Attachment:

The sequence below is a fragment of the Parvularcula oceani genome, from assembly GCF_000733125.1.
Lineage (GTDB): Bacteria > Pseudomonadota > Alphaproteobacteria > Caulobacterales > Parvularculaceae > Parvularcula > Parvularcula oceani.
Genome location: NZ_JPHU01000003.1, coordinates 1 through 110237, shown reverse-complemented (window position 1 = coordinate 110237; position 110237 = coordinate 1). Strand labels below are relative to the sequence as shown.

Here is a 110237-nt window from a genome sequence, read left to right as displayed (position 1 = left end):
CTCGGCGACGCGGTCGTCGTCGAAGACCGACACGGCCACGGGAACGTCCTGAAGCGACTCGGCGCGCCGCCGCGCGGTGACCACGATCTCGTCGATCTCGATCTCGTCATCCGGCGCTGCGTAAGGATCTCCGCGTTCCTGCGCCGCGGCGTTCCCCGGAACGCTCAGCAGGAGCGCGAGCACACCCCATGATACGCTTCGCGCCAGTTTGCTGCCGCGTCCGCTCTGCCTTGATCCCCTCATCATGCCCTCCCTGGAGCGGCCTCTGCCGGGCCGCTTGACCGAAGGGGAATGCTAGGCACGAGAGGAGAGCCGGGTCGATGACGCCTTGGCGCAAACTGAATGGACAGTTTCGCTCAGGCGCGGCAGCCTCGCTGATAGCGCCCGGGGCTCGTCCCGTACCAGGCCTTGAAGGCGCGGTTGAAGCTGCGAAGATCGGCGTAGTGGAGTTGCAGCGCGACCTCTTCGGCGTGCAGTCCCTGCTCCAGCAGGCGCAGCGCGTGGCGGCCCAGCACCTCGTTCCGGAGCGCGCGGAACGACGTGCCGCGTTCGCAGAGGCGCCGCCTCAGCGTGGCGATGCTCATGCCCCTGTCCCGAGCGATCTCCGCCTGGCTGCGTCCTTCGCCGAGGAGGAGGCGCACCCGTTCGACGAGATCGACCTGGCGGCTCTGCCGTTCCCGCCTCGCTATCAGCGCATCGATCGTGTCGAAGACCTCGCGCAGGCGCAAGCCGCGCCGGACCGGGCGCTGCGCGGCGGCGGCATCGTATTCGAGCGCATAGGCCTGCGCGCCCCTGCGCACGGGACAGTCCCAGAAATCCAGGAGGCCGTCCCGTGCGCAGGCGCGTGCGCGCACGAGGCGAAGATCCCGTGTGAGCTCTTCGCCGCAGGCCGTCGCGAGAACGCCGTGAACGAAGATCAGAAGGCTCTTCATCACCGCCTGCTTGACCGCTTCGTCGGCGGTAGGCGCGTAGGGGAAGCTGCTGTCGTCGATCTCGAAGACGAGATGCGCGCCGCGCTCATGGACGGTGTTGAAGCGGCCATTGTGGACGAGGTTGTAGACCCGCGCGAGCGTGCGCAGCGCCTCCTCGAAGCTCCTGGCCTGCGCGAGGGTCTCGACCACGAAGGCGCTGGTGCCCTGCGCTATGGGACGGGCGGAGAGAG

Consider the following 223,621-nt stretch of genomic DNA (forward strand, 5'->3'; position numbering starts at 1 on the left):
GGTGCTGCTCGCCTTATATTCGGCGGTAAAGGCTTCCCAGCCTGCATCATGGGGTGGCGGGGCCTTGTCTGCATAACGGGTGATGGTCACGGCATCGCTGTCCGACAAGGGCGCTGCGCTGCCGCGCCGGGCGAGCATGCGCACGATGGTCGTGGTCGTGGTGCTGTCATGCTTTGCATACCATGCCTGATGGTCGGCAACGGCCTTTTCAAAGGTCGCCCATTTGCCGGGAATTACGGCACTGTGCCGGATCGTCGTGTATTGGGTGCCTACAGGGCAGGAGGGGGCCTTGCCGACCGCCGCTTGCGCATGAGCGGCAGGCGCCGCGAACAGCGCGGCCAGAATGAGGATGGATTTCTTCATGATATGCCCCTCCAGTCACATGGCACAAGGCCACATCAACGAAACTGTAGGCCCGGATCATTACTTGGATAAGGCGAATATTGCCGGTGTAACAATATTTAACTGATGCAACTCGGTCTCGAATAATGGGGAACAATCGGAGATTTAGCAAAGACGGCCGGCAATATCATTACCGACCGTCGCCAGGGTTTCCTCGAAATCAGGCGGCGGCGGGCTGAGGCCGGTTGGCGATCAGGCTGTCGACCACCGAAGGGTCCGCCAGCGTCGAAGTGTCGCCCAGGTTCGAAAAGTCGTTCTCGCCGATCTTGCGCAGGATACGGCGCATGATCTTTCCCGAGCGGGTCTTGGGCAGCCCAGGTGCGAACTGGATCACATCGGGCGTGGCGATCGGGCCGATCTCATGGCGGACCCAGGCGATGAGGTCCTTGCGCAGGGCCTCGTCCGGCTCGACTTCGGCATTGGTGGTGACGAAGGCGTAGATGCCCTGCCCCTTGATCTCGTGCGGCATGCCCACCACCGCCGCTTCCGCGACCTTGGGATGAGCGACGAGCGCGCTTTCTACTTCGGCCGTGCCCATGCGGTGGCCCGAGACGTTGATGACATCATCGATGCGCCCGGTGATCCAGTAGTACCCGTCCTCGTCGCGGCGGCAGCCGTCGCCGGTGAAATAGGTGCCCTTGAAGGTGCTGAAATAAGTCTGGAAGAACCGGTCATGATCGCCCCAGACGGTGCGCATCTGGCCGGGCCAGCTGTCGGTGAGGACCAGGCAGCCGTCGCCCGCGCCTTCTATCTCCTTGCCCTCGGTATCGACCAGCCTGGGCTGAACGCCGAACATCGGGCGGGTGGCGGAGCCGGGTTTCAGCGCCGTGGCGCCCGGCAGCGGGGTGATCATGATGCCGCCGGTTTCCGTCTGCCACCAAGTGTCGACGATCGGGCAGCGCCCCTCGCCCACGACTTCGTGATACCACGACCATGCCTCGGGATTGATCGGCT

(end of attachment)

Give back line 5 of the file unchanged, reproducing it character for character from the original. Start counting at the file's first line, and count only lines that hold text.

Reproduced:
CTCGGCGACGCGGTCGTCGTCGAAGACCGACACGGCCACGGGAACGTCCTGAAGCGACTCGGCGCGCCGCCGCGCGGTGACCACGATCTCGTCGATCTCGATCTCGTCATCCGGCGCTGCGTAAGGATCTCCGCGTTCCTGCGCCGCGGCGTTCCCCGGAACGCTCAGCAGGAGCGCGAGCACACCCCATGATACGCTTCGCGCCAGTTTGCTGCCGCGTCCGCTCTGCCTTGATCCCCTCATCATGCCCTCCCTGGAGCGGCCTCTGCCGGGCCGCTTGACCGAAGGGGAATGCTAGGCACGAGAGGAGAGCCGGGTCGATGACGCCTTGGCGCAAACTGAATGGACAGTTTCGCTCAGGCGCGGCAGCCTCGCTGATAGCGCCCGGGGCTCGTCCCGTACCAGGCCTTGAAGGCGCGGTTGAAGCTGCGAAGATCGGCGTAGTGGAGTTGCAGCGCGACCTCTTCGGCGTGCAGTCCCTGCTCCAGCAGGCGCAGCGCGTGGCGGCCCAGCACCTCGTTCCGGAGCGCGCGGAACGACGTGCCGCGTTCGCAGAGGCGCCGCCTCAGCGTGGCGATGCTCATGCCCCTGTCCCGAGCGATCTCCGCCTGGCTGCGTCCTTCGCCGAGGAGGAGGCGCACCCGTTCGACGAGATCGACCTGGCGGCTCTGCCGTTCCCGCCTCGCTATCAGCGCATCGATCGTGTCGAAGACCTCGCGCAGGCGCAAGCCGCGCCGGACCGGGCGCTGCGCGGCGGCGGCATCGTATTCGAGCGCATAGGCCTGCGCGCCCCTGCGCACGGGACAGTCCCAGAAATCCAGGAGGCCGTCCCGTGCGCAGGCGCGTGCGCGCACGAGGCGAAGATCCCGTGTGAGCTCTTCGCCGCAGGCCGTCGCGAGAACGCCGTGAACGAAGATCAGAAGGCTCTTCATCACCGCCTGCTTGACCGCTTCGTCGGCGGTAGGCGCGTAGGGGAAGCTGCTGTCGTCGATCTCGAAGACGAGATGCGCGCCGCGCTCATGGACGGTGTTGAAGCGGCCATTGTGGACGAGGTTGTAGACCCGCGCGAGCGTGCGCAGCGCCTCCTCGAAGCTCCTGGCCTGCGCGAGGGTCTCGACCACGAAGGCGCTGGTGCCCTGCGCTATGGGACGGGCGGAGAGAG